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Upgrade Shock Absosvers


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The original type do the job well enough for a standard setup. What is it that you want them to do that the original type cannot?

a longer travel and more stiffness without compromising "confort" lol

But mainly more travel; any solution available in the market???

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Changing the dampers won't guarantee increased articulation. I think you may find the biggest problem is the leaf springs need lubrication, or if they are blowing apart from rust then complete dismantling and reassembly.

But why would you want to increase the rigidity of the suspension? Surely that counteracts the desire for articulation? The two don't go together very well. :ph34r:

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I'm going to guess that the request for 'more stiffness' is because the springs are, or appear to be, bottoming out.

This might be a mis-diagnosis, in that the real problem is that the springs have flattened, thus not having the required movement available.

You may be able to find a local specialist who can strip, clean, re-temper, and reset the springs for you for less cost than buying new springs, especially from the UK (Unless you can offer a holiday location to a UK based LR enthusiast, prepared to carry springs as hand luggage :-))

If you are looking for a UK source, be advised that Paddock Spares have changed spring suppliers, the ones they sell now seem to be OK, whereas the ones they used to sell had a reputation for going soft rather rapidly.

I can't advise on your actual question, re longer travel shock absorbers. I can only suggest going for new standard models, soft on bump, stiffer on rebound.

Good Luck.

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Can you tell us a bit more about the car, the suspension setup, what you're doing with it and why you want longer shocks?

Shock suppliers are all the usual names, generally you can specify length and ends, or cross-reference from another application.

Conventional ProComp come in all flavours up to silly travel, ES1000 will be softest, ES9000 hardest. They are all cheap, OK for general use but don't stand up to heavy use - high speeds over bumpy terrain will cook them.

Next step is decent makes like Bilstein and Old Man Emu which will put up with more abuse but aren't available in as many lengths (I wanted some OME's for my 109 but they don't have anything in 14" travel, or so they told me)

Beyond that it's proper money.

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I've actually found the DeCarbon shocks to very good. Both on Series and Defender. had Bilsteins on my last 110", and even though I had them exchanged for yet another pair of brand new ones, they couldn't stop the rearend from bouncing around. That was until I fitted DeCarbon. Problem solved.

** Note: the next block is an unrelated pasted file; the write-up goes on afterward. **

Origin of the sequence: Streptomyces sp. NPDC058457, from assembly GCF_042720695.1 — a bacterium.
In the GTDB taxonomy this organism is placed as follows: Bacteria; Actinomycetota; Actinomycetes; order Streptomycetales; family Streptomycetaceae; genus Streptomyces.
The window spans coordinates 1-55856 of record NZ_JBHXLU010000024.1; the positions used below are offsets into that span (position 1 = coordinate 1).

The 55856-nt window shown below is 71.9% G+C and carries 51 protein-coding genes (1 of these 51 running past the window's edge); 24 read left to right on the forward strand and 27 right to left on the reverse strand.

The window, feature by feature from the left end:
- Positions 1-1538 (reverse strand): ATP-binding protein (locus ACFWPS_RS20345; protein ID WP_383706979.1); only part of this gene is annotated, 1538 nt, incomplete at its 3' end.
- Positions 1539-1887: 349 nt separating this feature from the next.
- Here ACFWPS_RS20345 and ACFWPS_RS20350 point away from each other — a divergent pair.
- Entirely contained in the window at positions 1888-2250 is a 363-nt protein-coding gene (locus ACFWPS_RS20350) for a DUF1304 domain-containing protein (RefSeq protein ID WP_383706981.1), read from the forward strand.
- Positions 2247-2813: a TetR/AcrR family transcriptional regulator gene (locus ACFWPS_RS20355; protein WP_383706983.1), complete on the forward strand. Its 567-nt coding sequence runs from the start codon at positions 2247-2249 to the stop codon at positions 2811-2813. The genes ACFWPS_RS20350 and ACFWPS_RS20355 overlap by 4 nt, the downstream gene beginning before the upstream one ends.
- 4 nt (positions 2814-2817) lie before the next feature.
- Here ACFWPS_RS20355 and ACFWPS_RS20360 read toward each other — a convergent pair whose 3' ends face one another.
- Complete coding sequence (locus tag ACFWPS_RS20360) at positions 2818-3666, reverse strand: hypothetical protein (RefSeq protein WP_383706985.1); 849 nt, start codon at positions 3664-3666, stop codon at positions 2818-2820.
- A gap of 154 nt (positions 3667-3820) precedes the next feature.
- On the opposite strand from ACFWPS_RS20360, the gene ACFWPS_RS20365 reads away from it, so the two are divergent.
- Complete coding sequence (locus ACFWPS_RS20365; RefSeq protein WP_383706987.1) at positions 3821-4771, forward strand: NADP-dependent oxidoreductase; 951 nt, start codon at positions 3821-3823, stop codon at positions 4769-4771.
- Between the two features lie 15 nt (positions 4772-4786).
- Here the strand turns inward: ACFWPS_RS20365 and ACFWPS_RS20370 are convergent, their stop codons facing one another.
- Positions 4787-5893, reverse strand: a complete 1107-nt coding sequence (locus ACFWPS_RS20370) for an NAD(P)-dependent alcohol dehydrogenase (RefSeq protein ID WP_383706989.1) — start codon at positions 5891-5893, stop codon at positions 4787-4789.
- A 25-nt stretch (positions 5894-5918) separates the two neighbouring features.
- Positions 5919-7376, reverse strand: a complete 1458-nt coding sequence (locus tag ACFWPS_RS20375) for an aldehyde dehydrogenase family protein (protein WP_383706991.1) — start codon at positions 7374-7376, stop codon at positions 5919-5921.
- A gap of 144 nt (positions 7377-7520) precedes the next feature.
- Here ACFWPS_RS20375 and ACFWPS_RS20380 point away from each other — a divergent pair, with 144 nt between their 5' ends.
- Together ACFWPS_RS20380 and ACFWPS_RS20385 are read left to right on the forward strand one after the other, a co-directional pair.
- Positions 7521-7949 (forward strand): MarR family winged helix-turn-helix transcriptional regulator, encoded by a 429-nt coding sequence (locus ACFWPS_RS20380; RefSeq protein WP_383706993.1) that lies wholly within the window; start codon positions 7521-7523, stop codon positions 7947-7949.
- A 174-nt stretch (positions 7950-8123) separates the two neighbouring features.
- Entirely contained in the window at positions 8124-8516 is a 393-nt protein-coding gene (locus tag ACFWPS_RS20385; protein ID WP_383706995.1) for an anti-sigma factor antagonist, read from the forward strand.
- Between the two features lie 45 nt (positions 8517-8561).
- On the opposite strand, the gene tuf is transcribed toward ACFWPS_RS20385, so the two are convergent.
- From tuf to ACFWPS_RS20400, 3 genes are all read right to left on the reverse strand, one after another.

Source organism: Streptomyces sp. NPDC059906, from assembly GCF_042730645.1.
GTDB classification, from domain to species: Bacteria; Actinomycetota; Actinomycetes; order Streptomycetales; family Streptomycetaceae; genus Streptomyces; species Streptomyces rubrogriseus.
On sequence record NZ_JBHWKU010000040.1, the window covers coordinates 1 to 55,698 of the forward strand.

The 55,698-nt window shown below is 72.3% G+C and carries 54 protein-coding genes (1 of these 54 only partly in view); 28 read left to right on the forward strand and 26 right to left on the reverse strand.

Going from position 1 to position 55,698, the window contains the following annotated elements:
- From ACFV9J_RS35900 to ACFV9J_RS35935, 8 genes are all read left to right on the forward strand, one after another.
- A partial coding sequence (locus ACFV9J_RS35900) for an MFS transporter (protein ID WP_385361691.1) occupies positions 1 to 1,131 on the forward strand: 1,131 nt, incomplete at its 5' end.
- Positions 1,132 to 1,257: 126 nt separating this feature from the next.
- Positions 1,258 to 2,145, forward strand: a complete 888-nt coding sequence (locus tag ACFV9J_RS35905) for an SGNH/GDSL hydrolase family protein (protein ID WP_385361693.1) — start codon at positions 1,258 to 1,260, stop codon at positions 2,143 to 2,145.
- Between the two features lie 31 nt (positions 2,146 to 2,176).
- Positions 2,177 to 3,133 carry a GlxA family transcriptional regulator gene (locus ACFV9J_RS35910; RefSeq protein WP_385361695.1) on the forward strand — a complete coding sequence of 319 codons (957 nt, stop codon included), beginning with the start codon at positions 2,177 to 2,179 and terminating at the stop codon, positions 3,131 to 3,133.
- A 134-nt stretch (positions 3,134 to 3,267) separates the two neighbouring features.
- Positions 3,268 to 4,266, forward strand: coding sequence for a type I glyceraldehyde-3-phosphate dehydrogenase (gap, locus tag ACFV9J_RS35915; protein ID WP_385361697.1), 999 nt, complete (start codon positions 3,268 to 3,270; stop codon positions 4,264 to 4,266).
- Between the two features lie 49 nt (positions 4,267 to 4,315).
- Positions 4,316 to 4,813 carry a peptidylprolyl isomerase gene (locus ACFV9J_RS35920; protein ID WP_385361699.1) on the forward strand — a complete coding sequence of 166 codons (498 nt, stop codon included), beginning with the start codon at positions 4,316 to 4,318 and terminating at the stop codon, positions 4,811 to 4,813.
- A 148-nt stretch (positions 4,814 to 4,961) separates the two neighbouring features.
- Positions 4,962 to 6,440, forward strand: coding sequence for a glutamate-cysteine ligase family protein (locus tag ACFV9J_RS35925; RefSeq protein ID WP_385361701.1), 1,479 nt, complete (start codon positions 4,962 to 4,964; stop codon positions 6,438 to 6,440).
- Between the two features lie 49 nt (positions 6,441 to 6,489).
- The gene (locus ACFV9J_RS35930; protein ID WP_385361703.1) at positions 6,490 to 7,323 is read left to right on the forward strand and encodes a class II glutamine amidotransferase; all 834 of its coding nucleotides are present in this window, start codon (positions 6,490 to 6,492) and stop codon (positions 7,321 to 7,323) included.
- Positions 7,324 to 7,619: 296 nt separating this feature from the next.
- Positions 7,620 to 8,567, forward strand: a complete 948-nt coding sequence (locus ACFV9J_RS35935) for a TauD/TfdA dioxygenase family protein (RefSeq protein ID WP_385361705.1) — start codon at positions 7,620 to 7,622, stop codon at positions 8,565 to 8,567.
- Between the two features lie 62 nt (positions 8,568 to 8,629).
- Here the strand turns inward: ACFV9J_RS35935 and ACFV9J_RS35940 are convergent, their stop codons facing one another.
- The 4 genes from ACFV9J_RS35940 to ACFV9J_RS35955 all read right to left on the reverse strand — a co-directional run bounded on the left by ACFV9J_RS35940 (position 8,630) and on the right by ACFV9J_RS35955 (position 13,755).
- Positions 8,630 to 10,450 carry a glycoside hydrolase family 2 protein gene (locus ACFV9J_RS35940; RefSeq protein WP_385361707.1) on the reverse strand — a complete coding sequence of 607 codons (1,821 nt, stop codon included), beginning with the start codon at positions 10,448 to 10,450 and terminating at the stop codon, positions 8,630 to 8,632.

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Can you tell us a bit more about the car, the suspension setup, what you're doing with it and why you want longer shocks?

Shock suppliers are all the usual names, generally you can specify length and ends, or cross-reference from another application.

Conventional ProComp come in all flavours up to silly travel, ES1000 will be softest, ES9000 hardest. They are all cheap, OK for general use but don't stand up to heavy use - high speeds over bumpy terrain will cook them.

Next step is decent makes like Bilstein and Old Man Emu which will put up with more abuse but aren't available in as many lengths (I wanted some OME's for my 109 but they don't have anything in 14" travel, or so they told me)

Beyond that it's proper money.

hi,

Disco 2 98 axles on parabolic springs.

As fas as I know the biggest limitation in axle articulation are the shock absorvers. I would like to have the same setup in terms of brackets so far.

Bilstein is good idea, because I really have a very nice and strong opinion about this brand. Do you know where I can find?

Cheers

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Parabolics ceratainly seem to give more flex I must agree, so I can see why you want longer shocks. I had Procomp Explorer ES3000, I think, on my 88" soft top with parabolics, this was what the spring supplier had recommended. I'm afraid I can't remember what length they were, other than 'longer than standard'. I found the ride to be very harsh with this setup, virtually no body roll, but I think that was mostly due to the lack of weight high up (i.e. no roof).

I have used ES3000 on my Ninety as well. They were waaaay too soft for that, absolutely horrible to tow with and didn't last very long at all. I previously ran de Carbons, and that's what I'm back with now.

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